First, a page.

German incumbent says its new goal is to build networks that can be managed without human intervention.

Iain Morris, International Editor

October 10, 2017

4 Min Read
DT: Brutal Automation Is Only Way to Succeed

THE HAGUE -- SDN NFV World Congress -- Deutsche Telekom has announced an ultimate goal of developing networks that can function with "no human involvement" and urged the telco industry to pull together on developing a common approach to automation.

The German operator has been investing heavily in software and virtualization technologies as part of its pan-net project, which aims to replace the platforms it maintains in various countries with a single European network, but reckons the telecom industry has failed to hit its original "cloudification" targets. (See DT's Pan-Net Still at Start of the Marathon.)

Arash Ashouriha, Deutsche Telekom AG (NYSE: DT)'s deputy chief technology officer, said the only way that his company could now succeed was through a process of "brutal automation."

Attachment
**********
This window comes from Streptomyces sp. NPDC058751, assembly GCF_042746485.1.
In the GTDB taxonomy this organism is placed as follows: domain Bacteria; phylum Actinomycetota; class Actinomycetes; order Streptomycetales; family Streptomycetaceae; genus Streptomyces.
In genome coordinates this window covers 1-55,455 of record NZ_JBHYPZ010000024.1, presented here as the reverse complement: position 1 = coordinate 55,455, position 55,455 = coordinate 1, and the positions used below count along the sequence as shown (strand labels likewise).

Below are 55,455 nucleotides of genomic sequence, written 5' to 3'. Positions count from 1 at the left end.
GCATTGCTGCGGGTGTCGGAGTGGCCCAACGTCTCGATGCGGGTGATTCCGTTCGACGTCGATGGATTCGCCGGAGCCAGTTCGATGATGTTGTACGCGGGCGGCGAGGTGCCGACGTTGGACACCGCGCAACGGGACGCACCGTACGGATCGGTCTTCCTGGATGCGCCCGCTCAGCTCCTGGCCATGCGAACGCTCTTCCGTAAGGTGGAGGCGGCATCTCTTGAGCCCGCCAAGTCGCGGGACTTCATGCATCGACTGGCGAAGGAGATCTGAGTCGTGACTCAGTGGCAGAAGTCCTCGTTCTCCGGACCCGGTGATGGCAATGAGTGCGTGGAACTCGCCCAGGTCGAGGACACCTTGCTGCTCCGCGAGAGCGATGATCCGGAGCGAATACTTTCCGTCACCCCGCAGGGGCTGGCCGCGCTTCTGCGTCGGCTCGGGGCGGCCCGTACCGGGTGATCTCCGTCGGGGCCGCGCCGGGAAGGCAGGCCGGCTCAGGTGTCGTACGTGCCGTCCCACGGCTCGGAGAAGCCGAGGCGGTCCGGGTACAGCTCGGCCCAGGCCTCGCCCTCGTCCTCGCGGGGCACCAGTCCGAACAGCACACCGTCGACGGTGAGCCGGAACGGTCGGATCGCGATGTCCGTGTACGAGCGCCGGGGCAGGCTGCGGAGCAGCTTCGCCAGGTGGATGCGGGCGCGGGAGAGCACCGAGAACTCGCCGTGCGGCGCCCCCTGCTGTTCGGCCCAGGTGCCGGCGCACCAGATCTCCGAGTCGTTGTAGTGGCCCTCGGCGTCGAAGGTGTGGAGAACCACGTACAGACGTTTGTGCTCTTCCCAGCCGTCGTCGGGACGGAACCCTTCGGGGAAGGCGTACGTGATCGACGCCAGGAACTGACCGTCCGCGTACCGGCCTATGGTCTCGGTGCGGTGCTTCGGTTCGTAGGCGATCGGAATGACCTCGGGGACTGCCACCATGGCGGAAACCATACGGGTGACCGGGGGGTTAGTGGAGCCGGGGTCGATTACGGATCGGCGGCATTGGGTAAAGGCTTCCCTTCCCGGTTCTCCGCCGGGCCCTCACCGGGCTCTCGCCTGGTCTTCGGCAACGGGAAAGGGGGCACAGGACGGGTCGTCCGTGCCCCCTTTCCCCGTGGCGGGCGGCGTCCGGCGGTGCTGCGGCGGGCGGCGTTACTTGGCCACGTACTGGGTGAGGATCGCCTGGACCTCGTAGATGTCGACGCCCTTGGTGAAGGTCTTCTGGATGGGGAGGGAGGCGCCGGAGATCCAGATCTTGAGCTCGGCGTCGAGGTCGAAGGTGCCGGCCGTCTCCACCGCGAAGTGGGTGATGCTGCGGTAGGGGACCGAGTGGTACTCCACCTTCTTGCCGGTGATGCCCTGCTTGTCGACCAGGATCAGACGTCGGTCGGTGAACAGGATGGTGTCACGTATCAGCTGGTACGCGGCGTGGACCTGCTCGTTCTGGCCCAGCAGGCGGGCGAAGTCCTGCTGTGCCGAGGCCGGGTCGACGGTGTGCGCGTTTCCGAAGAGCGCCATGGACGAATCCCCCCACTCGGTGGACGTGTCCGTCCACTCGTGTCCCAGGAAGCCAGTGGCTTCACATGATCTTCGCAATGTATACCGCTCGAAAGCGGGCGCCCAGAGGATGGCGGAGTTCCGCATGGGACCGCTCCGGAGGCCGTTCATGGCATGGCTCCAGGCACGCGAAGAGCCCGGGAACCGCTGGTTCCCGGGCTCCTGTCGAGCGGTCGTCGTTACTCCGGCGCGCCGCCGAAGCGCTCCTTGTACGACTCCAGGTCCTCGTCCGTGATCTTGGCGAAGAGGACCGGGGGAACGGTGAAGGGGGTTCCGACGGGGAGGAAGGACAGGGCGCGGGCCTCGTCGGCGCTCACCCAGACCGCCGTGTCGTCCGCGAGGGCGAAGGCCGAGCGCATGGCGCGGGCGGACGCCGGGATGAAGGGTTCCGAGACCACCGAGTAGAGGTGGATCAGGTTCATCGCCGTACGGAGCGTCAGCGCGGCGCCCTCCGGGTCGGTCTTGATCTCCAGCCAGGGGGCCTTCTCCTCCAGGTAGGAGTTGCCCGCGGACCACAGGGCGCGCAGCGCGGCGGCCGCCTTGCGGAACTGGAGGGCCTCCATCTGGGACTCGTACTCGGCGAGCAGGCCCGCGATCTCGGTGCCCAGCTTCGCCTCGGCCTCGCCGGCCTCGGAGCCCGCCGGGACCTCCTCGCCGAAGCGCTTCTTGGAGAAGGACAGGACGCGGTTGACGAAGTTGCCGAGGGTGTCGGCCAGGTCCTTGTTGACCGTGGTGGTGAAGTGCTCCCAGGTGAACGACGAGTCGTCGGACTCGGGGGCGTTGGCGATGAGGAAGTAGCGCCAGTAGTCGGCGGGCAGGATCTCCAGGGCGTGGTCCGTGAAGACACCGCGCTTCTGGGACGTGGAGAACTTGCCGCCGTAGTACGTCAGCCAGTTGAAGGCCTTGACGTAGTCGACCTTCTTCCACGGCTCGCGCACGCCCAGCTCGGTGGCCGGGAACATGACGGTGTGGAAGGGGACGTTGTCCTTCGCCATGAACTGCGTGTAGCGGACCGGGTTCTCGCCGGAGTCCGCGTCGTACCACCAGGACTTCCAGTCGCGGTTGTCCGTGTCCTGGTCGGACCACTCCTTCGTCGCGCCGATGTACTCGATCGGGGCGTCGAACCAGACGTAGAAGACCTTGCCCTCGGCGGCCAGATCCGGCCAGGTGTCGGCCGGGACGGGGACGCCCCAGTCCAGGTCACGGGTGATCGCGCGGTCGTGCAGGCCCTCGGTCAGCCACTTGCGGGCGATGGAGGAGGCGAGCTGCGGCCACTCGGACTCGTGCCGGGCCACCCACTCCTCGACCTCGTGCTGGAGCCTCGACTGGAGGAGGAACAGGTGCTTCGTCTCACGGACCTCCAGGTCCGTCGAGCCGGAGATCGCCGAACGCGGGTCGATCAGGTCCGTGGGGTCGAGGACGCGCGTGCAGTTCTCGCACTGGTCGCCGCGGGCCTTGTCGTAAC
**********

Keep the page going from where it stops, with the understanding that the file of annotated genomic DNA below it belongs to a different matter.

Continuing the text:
"At Deutsche Telekom we now have a vision of zero-touch network service management with no human involvement," he told attendees during a keynote presentation this morning at the SDN NFV World Congress in The Hague. "Similar to the journey with NFV [network functions virtualization], we are now keen to drive this within an industry study group."

The remarks come just a day after the European Telecommunications Standards Institute (ETSI) announced the formation of a new group dedicated to "zero-touch" networks and automation. (See Automation Gets Its Own ETSI Group.)

Deutsche Telekom is one of several operators involved with that group, which has said that its objective is not to come up with new technical standards but instead to identify architectures and use cases for automation.

Like other network executives, Ashouriha is evidently frustrated that virtualization has failed to live up to its original promise so far.

"From day one the aspiration was to learn from the hyperscale companies and the reality is that we are far away from the pure cloud-native vision," he said.